Semi-competent Tetris player here. (I'm no TGM grand master type you'll see at GDQ, but I can definitely hold my own online.) Tetris at its core is less about knowing what to do with specific pieces all the time so much as it is being able to recognize the connective relationships they can have with one another, as well as how to react in general types of situations that will arise as time goes on in your average Tetris session. There are certainly high-level meta theories about how you should be building up your "well" of pieces, as it's commonly called, but they're somewhat contingent on how individual games are played since different versions have adopted different rules at a granular level over the years. All of this is to say, any advanced strategies you seek out should only really be done for the specific flavor of Tetris you want to play, as not all tips and strategies apply across every Tetris game ever.
So back to the two things I was talking about before. When I say it's good to recognize the "connective relationships" between pieces, I basically mean the different ways that each piece type can interact with one another to create spaces and opportunities for other pieces to slot together nicely. In practical terms, this means paying attention to your well as it grows and examing the edges for opportunities to slot in potential pieces as they appear. This also means that you should memorize the shapes each piece adopts as they're being rotated so that after a while, you immediately know what sort of options are available to you positionally as soon as a piece appears in your queue without having to manually rotate it and reassess the board. Most pieces only have two shapes at most that they can adopt while being rotated, with the J and L pieces being the big exceptions and taking a little more time to get down pat. Eventually, doing all of this will allow you to start planning ahead for how you want to fill out your well before you even take control of a given piece in the queue.
Learning these rotational shapes as you keep playing more and more rounds will also help you recognize different situations where you can safely clear, say, two lines from the board or three lines, something you need to eventually be comfortable with doing when needed so that you don't end up screwing yourself over while waiting for an I piece to appear so you can get tetrises. At a more advanced level, learning these rotations will also help pieces navigate black space between pieces that you'd normally be blocked from entering, but that's not something you should concern yourself with learning in the very beginning. And more broadly speaking, learning these rotations and the possible relationships that each piece can have with each other will give you the insight to get out of troublesome situations quickly and reliably, such as when you have too big of a piece buildup in part of the screen.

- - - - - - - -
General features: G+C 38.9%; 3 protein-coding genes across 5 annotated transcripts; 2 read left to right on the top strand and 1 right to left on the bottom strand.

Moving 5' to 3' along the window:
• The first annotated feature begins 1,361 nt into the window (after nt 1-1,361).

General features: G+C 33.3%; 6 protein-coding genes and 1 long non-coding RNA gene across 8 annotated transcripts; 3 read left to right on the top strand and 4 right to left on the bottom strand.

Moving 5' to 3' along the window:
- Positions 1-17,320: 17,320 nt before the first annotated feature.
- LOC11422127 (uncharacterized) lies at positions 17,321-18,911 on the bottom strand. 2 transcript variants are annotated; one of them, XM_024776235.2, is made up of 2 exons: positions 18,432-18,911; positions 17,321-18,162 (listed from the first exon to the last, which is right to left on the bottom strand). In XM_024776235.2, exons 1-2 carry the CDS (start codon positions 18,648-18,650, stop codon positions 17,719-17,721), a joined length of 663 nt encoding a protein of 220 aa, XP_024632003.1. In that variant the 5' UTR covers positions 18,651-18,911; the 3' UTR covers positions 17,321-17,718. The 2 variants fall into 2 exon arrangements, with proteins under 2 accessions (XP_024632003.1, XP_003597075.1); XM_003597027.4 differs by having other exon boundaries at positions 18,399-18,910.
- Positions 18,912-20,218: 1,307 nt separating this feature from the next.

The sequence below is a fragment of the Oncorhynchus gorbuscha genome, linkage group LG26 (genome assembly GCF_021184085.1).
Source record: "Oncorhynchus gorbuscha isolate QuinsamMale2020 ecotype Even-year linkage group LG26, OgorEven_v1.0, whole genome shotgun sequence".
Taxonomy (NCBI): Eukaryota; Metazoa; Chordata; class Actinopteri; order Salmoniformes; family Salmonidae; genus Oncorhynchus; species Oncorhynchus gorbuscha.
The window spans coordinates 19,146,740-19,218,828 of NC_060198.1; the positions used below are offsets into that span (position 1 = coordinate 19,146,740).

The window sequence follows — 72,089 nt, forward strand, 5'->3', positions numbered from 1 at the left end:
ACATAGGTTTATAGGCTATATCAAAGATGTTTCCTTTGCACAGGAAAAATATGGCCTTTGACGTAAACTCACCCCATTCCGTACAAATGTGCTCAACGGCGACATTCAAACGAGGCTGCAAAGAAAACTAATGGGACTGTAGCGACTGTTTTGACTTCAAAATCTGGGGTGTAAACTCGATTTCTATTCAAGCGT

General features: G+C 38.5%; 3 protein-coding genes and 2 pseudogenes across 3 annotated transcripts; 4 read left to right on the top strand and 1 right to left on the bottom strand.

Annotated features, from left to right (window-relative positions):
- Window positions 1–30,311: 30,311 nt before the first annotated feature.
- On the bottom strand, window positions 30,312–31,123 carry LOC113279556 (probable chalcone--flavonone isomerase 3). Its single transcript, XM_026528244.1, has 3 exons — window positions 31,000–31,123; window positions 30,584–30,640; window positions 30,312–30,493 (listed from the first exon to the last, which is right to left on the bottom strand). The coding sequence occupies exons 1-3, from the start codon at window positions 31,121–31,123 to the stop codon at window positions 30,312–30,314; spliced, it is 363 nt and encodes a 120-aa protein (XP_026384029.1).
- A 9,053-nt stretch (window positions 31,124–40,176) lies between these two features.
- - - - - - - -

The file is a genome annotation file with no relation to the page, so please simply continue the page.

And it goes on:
In terms of when to hold a piece, my general rule of thumb is to hold a piece when possible if it either won't make a useful contribution to my current well (ie: won't cause any major gaps or start a pileup of pieces). There are also times when I hold a piece when I'm specifically trying to set up a particular shape on the board or when I'm trying to clear out a few lines in a specific way, but generally I use it as a defensive move myself. Sometimes this'll back me into a corner, especially when the reserved piece is the same as the one I'm trying to swap out, but the system is designed to cause that to happen, so at that point, you've just got make the best of what you have.
Really, in a nutshell, Tetris isn't about playing a perfect game so much as it is one that tests how you'll react to mistakes and inevitable gaps in the board that arise along the way. A lot of the skills I've described are things you'll naturally pick up over time as you play the game. In my opinion, most anyone can become a decent Tetris player with enough practice, as there are only a handful of core skills you need to build up and the game is designed in such a way that you'll intuitively catch onto them with experience. For what it's also worth, I think a lot of "modern" Tetris games, while very well designed, can be bad about teaching you the absolute core fundamentals of the game because of the additional gameplay flourishes they've introduced over the years and I suspect that Tetris Effect may be the same to an extent because of its own unique wrinkles that it introduces to the formula. So, what I tend to recommend to people who want to just focus on honing their basic Tetris skills without needing to worry about stuff like the hold system is to play one of the more basic older installments like the Game Boy one or one of the simpler variants that you can play for free on Tetris Friends. Then, as you get more and more comfortable with how the pieces interact with each other fundamentally, you can slowly start to play more advanced versions and slow incorporate those additional features into your overall strategy. Like I said above, each version of Tetris plays at least a little bit differently, so there can be a bit of an adjustment period as you switch between games when it comes to, say, how fast pieces drop, how quickly that speed increases, and how much time you have to rotate a piece once it's on top of the board (if at all), but playing a simpler version of the game will overall give you skills that can be transferred between versions.
Long post after a really long week at work, so hopefully that makes at least some sense. Good luck! It's a beautiful game to play in most any incarnation! c: